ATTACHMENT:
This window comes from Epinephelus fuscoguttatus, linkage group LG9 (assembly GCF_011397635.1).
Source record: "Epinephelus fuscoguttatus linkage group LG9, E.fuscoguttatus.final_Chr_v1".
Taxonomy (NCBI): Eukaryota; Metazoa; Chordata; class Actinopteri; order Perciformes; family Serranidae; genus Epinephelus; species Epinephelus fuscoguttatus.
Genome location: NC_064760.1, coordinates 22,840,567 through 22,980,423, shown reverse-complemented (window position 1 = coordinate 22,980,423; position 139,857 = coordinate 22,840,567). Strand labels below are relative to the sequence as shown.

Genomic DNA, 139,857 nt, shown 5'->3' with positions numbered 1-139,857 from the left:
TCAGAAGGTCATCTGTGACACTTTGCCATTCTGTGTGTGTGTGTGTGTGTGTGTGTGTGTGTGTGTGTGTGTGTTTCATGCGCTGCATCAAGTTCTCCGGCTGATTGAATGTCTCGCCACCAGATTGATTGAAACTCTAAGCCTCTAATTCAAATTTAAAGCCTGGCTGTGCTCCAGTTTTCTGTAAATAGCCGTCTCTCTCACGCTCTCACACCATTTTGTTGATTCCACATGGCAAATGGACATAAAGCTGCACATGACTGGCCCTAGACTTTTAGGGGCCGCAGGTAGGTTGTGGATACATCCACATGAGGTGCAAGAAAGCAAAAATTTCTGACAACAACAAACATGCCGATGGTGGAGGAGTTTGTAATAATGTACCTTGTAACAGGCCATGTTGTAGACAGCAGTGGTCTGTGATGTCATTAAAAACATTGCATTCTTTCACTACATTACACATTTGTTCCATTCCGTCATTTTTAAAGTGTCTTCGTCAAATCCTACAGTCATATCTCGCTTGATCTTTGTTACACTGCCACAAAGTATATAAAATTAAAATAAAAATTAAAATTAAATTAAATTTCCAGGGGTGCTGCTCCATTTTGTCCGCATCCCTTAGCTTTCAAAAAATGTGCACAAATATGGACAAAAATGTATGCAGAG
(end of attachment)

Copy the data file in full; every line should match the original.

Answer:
This window comes from Epinephelus fuscoguttatus, linkage group LG9 (assembly GCF_011397635.1).
Source record: "Epinephelus fuscoguttatus linkage group LG9, E.fuscoguttatus.final_Chr_v1".
Taxonomy (NCBI): Eukaryota; Metazoa; Chordata; class Actinopteri; order Perciformes; family Serranidae; genus Epinephelus; species Epinephelus fuscoguttatus.
Genome location: NC_064760.1, coordinates 22,840,567 through 22,980,423, shown reverse-complemented (window position 1 = coordinate 22,980,423; position 139,857 = coordinate 22,840,567). Strand labels below are relative to the sequence as shown.

Genomic DNA, 139,857 nt, shown 5'->3' with positions numbered 1-139,857 from the left:
TCAGAAGGTCATCTGTGACACTTTGCCATTCTGTGTGTGTGTGTGTGTGTGTGTGTGTGTGTGTGTGTGTGTGTTTCATGCGCTGCATCAAGTTCTCCGGCTGATTGAATGTCTCGCCACCAGATTGATTGAAACTCTAAGCCTCTAATTCAAATTTAAAGCCTGGCTGTGCTCCAGTTTTCTGTAAATAGCCGTCTCTCTCACGCTCTCACACCATTTTGTTGATTCCACATGGCAAATGGACATAAAGCTGCACATGACTGGCCCTAGACTTTTAGGGGCCGCAGGTAGGTTGTGGATACATCCACATGAGGTGCAAGAAAGCAAAAATTTCTGACAACAACAAACATGCCGATGGTGGAGGAGTTTGTAATAATGTACCTTGTAACAGGCCATGTTGTAGACAGCAGTGGTCTGTGATGTCATTAAAAACATTGCATTCTTTCACTACATTACACATTTGTTCCATTCCGTCATTTTTAAAGTGTCTTCGTCAAATCCTACAGTCATATCTCGCTTGATCTTTGTTACACTGCCACAAAGTATATAAAATTAAAATAAAAATTAAAATTAAATTAAATTTCCAGGGGTGCTGCTCCATTTTGTCCGCATCCCTTAGCTTTCAAAAAATGTGCACAAATATGGACAAAAATGTATGCAGAG